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This moving-average crossover may be golden for stock market bulls

2021-10-21 08:18:00

A short-term moving-average crossover appeared on the S&P 500 index’s chart on Thursday, and as it is followed closely by some on Wall Street it could spark increased share repurchase activity.

And this bullish technical signal comes after the latest data showed short selling had increased during the recent pullback, to reach levels seen a year ago before a long rally was kicked off.

After the S&P 500
SPX,
-0.02%

ran up 4.3% amid a six-day win streak to close Wednesday just shy of a record, the index had recovered nearly all of the 5.2% selloff suffered last month.

With the index’s bounce, the 10-day moving average (DMA) rose to 4,445..45 in morning trading Thursday, to cross above the 50-DMA, which extended to 4,443.49. That snapped a 21-day streak in which the 10-DMA was below the 50-DMA.

The last bullish crossover occurred on Nov. 10, 2020, when the S&P 500 closed at 3,545.53.COMP,
+0.39%

gained 0.4% in morning trading Thursday, as both indexes reversed earlier losses of 0.2%.

This bullish crossover comes after the latest exchange data showed that overall short interest in the stock market, which are bets that share prices will fall, have climbed back to levels seen about a year ago, which is the last time the market underwent a significant pullback.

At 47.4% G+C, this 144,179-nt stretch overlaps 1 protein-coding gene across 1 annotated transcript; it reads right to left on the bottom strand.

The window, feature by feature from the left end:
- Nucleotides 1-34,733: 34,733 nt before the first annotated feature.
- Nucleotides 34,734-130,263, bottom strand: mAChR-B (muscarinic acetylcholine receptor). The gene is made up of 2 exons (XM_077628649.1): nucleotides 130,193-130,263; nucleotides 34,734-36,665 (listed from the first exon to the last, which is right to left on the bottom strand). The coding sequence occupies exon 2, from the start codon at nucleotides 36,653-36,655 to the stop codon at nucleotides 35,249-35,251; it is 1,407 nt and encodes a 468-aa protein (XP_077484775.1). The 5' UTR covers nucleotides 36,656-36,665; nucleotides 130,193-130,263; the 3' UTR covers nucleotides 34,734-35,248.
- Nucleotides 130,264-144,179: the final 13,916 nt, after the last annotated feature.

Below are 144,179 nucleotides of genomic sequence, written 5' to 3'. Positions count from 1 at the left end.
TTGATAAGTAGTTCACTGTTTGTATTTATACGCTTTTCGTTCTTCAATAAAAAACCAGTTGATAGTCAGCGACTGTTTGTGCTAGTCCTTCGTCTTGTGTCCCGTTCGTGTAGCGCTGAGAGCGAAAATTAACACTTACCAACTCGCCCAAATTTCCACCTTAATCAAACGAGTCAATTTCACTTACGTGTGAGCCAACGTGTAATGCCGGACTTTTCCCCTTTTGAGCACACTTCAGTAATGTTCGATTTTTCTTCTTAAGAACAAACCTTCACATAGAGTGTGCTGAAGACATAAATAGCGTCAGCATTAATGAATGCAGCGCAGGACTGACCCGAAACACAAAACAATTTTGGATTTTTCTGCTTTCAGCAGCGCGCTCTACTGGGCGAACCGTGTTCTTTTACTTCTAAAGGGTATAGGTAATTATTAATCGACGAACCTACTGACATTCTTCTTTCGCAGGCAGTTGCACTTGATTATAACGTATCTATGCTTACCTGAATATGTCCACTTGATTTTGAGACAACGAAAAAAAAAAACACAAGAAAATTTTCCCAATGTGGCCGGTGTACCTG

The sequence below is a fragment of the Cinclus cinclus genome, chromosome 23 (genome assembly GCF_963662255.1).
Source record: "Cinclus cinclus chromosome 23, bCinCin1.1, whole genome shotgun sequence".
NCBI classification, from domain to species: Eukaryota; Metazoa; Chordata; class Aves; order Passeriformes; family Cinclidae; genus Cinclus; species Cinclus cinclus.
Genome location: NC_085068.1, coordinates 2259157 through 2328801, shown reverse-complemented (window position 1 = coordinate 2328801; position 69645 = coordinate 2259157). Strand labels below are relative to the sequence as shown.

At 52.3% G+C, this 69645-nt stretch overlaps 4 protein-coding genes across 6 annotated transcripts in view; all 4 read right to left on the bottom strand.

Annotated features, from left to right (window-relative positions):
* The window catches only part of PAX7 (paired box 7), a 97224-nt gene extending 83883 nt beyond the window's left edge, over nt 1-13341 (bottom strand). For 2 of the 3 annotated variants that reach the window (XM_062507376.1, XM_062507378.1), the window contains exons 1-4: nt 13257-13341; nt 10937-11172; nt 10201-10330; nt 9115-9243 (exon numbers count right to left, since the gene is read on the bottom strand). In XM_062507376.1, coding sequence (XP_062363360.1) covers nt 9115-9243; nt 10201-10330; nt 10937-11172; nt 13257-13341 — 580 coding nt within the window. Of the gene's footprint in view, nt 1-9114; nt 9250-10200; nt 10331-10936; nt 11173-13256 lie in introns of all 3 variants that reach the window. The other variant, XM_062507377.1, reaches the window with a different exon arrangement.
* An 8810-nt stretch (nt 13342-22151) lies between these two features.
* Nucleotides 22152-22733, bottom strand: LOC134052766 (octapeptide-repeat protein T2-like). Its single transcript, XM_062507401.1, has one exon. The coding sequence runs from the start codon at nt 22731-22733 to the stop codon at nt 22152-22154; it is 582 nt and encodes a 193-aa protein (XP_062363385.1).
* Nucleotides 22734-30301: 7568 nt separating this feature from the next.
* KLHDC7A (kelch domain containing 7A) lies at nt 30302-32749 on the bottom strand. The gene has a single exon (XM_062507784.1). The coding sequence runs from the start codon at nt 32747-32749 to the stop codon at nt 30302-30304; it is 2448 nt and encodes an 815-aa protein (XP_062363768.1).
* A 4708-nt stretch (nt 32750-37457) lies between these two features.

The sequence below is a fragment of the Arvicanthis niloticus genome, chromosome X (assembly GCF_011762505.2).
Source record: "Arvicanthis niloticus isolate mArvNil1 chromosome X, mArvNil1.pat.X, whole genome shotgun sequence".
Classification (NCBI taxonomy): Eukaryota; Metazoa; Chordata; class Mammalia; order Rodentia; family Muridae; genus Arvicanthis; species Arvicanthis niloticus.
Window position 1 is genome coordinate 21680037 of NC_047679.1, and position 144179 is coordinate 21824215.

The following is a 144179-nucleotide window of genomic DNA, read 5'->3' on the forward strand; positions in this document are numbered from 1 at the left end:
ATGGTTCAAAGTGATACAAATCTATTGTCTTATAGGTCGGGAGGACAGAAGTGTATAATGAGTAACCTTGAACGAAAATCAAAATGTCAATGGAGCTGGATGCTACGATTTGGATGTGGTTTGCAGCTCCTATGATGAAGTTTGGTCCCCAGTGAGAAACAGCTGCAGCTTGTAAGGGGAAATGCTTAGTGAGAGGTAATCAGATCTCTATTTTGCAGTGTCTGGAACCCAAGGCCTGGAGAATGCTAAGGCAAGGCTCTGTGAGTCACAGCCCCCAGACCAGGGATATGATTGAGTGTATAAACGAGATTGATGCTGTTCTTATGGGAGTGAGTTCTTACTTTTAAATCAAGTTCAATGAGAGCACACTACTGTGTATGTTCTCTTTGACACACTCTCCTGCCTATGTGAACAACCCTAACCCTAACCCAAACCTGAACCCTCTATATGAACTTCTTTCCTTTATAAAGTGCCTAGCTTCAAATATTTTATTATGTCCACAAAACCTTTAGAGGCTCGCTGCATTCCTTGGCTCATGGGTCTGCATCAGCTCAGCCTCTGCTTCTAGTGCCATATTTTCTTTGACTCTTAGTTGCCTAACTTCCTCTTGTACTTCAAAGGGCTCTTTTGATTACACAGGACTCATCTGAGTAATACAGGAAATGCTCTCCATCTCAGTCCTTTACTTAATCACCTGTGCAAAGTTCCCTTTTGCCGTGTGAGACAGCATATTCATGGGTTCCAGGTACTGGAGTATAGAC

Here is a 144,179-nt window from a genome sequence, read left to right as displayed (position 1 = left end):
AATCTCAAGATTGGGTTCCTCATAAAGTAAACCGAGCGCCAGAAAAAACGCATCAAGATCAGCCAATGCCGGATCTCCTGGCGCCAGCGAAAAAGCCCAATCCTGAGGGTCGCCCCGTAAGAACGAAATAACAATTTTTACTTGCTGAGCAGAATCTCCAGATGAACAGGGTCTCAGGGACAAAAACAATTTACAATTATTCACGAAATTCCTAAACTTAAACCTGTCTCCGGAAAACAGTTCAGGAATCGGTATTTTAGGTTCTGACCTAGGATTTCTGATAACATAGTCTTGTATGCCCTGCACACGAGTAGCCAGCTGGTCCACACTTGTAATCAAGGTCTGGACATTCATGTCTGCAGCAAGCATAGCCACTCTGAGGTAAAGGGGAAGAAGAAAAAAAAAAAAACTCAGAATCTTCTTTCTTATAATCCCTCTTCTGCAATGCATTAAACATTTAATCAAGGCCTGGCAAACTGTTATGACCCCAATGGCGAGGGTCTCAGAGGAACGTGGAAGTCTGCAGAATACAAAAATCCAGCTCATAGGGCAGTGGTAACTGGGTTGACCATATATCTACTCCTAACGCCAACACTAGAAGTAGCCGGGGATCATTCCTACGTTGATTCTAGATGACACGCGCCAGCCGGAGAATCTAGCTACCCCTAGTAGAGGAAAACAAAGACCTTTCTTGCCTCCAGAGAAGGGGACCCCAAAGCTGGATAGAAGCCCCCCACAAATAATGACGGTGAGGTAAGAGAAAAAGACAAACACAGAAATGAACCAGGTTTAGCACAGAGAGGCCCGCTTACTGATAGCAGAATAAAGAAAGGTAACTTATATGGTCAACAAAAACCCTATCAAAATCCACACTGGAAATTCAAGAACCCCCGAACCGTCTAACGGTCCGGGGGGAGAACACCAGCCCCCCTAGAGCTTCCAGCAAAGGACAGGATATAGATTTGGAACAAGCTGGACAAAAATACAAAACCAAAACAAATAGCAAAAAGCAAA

Also read: Short sellers are not evil, but they are misunderstood.

“The best time for a buyback desk to put their money to work is in a situation were in now. And buyback desks have so much money to put to work,” Reynolds told MarketWatch. “The same situation unfolded last year.”

Short interest on the Nasdaq was 8.74 billion shares at the end of September, up from 8.63 billion in mid-September, and above the 8.38 billion shorted shares at the same time a year ago.

On the NYSE, short interest rose to 11.75 billion shares as of Sept. 30, up from 11.65 billion shares on Sept. 15, and has now recovered to last September’s levels, Reynolds said.

Exchanges will next publish short interest data on Oct. 26.

Reynolds said he believes the recent market set up suggests “buybacks and short selling are on a collision course,” as happened many times during the 11-year bull market that preceded the pandemic, and could to lead to another round of forced short covering into the winter.

“As was the case last year, this short covering could last for months,” Reynolds said. “If retail investors participate, stock prices have the potential to rise rapidly, though such a rise would likely prompt a slowing in buyback activity early next year, to try to help moderate this bull market.

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